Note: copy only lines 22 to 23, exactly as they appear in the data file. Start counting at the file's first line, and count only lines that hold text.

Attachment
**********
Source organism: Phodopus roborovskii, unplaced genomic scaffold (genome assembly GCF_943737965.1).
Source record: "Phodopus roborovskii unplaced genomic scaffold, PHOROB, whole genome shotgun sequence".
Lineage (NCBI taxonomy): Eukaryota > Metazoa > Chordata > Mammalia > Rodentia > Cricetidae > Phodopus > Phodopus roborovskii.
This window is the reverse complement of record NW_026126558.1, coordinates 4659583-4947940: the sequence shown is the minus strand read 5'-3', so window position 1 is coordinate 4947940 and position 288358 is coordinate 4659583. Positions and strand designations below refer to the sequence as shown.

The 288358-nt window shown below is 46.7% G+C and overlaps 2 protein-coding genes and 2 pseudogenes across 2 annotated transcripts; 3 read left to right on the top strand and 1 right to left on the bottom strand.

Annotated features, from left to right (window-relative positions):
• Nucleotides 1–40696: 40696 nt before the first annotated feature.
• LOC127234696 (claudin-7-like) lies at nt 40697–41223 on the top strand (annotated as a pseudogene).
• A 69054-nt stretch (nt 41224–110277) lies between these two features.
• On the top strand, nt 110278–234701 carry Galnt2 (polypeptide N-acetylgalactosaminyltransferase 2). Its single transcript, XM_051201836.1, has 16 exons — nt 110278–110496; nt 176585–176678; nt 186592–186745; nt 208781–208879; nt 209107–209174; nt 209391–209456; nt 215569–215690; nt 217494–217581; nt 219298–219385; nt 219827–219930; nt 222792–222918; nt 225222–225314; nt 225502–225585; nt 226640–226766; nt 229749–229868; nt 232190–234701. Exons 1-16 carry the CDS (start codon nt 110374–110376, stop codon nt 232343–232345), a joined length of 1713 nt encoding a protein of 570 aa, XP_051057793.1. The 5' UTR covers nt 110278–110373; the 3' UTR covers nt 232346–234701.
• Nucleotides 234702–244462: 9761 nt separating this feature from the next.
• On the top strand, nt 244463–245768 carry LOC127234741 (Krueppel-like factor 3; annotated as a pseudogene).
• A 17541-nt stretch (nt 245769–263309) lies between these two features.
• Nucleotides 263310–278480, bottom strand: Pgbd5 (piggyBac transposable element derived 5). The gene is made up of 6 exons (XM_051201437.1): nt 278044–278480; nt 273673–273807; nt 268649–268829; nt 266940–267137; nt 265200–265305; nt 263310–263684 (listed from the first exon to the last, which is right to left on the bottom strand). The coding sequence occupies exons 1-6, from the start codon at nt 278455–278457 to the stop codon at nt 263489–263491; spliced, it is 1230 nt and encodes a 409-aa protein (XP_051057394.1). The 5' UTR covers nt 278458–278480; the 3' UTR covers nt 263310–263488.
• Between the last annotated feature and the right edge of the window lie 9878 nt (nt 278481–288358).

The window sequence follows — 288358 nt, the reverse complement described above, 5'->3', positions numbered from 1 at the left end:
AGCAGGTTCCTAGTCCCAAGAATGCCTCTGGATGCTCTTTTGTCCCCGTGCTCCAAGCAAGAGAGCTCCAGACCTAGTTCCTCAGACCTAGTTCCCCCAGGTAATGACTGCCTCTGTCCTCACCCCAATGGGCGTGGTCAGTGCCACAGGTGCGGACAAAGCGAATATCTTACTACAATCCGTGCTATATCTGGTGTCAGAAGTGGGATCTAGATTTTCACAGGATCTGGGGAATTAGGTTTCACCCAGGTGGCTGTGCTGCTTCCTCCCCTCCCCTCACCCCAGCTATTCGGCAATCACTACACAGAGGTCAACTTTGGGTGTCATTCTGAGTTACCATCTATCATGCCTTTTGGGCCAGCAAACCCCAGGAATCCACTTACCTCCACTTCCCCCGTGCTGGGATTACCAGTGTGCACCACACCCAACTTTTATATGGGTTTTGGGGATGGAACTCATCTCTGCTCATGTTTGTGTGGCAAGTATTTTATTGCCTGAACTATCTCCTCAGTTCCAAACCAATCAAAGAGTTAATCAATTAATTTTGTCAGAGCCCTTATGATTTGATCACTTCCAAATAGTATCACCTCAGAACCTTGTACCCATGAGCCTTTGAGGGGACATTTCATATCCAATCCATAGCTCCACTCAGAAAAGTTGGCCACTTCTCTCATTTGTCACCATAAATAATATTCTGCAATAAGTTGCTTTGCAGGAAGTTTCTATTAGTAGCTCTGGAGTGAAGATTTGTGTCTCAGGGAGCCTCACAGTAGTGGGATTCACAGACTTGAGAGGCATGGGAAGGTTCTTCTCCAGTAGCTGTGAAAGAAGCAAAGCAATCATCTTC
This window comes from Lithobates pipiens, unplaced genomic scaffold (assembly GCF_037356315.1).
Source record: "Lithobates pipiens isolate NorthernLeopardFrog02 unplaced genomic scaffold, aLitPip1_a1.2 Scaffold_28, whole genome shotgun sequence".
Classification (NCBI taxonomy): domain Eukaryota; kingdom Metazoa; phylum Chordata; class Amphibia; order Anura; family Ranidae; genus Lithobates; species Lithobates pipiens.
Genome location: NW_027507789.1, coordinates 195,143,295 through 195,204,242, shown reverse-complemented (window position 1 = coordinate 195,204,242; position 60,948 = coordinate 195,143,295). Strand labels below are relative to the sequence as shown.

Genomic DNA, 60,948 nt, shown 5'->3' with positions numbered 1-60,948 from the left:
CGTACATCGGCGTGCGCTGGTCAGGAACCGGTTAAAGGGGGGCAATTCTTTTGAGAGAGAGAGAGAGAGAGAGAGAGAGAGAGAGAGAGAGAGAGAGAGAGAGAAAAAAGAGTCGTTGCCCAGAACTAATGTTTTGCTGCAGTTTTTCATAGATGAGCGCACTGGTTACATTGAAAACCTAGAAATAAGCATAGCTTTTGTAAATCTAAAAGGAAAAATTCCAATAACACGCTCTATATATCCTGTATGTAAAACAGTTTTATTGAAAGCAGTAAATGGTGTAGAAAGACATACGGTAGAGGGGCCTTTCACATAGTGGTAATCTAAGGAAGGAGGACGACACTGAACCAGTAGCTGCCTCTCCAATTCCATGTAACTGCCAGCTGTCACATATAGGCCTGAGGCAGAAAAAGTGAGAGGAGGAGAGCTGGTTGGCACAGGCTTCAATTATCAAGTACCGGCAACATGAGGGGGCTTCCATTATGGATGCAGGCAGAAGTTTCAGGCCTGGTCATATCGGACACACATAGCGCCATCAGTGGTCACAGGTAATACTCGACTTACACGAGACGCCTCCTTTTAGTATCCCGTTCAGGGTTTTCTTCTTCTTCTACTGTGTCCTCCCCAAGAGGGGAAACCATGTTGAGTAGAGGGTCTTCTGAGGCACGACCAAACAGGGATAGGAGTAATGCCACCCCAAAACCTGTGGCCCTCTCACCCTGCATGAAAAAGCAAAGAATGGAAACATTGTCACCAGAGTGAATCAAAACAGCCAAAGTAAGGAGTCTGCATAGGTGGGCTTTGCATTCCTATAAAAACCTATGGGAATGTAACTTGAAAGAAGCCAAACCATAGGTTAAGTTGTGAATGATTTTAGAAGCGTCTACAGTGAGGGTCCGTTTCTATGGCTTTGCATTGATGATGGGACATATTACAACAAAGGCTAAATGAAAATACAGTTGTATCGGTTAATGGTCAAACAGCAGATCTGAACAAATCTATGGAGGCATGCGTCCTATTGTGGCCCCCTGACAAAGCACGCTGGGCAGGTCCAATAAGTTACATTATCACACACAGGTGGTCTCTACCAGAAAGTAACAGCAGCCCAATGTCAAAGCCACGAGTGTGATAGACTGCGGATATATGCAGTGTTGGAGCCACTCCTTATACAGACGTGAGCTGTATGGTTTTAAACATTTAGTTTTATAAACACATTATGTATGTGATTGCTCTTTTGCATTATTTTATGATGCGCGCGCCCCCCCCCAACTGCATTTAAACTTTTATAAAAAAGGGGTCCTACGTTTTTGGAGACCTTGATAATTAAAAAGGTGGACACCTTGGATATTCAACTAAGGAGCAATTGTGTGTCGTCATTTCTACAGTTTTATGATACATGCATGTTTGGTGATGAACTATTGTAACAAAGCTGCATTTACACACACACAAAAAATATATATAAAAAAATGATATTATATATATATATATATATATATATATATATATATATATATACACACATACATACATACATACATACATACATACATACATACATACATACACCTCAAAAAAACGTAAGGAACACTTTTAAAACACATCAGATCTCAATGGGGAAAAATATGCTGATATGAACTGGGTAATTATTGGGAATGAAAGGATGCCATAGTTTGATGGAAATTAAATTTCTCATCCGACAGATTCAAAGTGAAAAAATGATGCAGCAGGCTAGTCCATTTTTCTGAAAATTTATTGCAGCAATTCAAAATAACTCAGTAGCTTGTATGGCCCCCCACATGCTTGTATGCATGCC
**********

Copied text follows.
Genomic DNA, 60,948 nt, shown 5'->3' with positions numbered 1-60,948 from the left:
CGTACATCGGCGTGCGCTGGTCAGGAACCGGTTAAAGGGGGGCAATTCTTTTGAGAGAGAGAGAGAGAGAGAGAGAGAGAGAGAGAGAGAGAGAGAGAGAGAGAAAAAAGAGTCGTTGCCCAGAACTAATGTTTTGCTGCAGTTTTTCATAGATGAGCGCACTGGTTACATTGAAAACCTAGAAATAAGCATAGCTTTTGTAAATCTAAAAGGAAAAATTCCAATAACACGCTCTATATATCCTGTATGTAAAACAGTTTTATTGAAAGCAGTAAATGGTGTAGAAAGACATACGGTAGAGGGGCCTTTCACATAGTGGTAATCTAAGGAAGGAGGACGACACTGAACCAGTAGCTGCCTCTCCAATTCCATGTAACTGCCAGCTGTCACATATAGGCCTGAGGCAGAAAAAGTGAGAGGAGGAGAGCTGGTTGGCACAGGCTTCAATTATCAAGTACCGGCAACATGAGGGGGCTTCCATTATGGATGCAGGCAGAAGTTTCAGGCCTGGTCATATCGGACACACATAGCGCCATCAGTGGTCACAGGTAATACTCGACTTACACGAGACGCCTCCTTTTAGTATCCCGTTCAGGGTTTTCTTCTTCTTCTACTGTGTCCTCCCCAAGAGGGGAAACCATGTTGAGTAGAGGGTCTTCTGAGGCACGACCAAACAGGGATAGGAGTAATGCCACCCCAAAACCTGTGGCCCTCTCACCCTGCATGAAAAAGCAAAGAATGGAAACATTGTCACCAGAGTGAATCAAAACAGCCAAAGTAAGGAGTCTGCATAGGTGGGCTTTGCATTCCTATAAAAACCTATGGGAATGTAACTTGAAAGAAGCCAAACCATAGGTTAAGTTGTGAATGATTTTAGAAGCGTCTACAGTGAGGGTCCGTTTCTATGGCTTTGCATTGATGATGGGACATATTACAACAAAGGCTAAATGAAAATACAGTTGTATCGGTTAATGGTCAAACAGCAGATCTGAACAAATCTATGGAGGCATGCGTCCTATTGTGGCCCCCTGACAAAGCACGCTGGGCAGGTCCAATAAGTTACATTATCACACACAGGTGGTCTCTACCAGAAAGTAACAGCAGCCCAATGTCAAAGCCACGAGTGTGATAGACTGCGGATATATGCAGTGTTGGAGCCACTCCTTATACAGACGTGAGCTGTATGGTTTTAAACATTTAGTTTTATAAACACATTATGTATGTGATTGCTCTTTTGCATTATTTTATGATGCGCGCGCCCCCCCCCAACTGCATTTAAACTTTTATAAAAAAGGGGTCCTACGTTTTTGGAGACCTTGATAATTAAAAAGGTGGACACCTTGGATATTCAACTAAGGAGCAATTGTGTGTCGTCATTTCTACAGTTTTATGATACATGCATGTTTGGTGATGAACTATTGTAACAAAGCTGCATTTACACACACACAAAAAATATATATAAAAAAATGATATTATATATATATATATATATATATATATATATATATATATATACACACATACATACATACATACATACATACATACATACATACATACATACACCTCAAAAAAACGTAAGGAACACTTTTAAAACACATCAGATCTCAATGGGGAAAAATATGCTGATATGAACTGGGTAATTATTGGGAATGAAAGGATGCCATAGTTTGATGGAAATTAAATTTCTCATCCGACAGATTCAAAGTGAAAAAATGATGCAGCAGGCTAGTCCATTTTTCTGAAAATTTATTGCAGCAATTCAAAATAACTCAGTAGCTTGTATGGCCCCCCACATGCTTGTATGCATGCC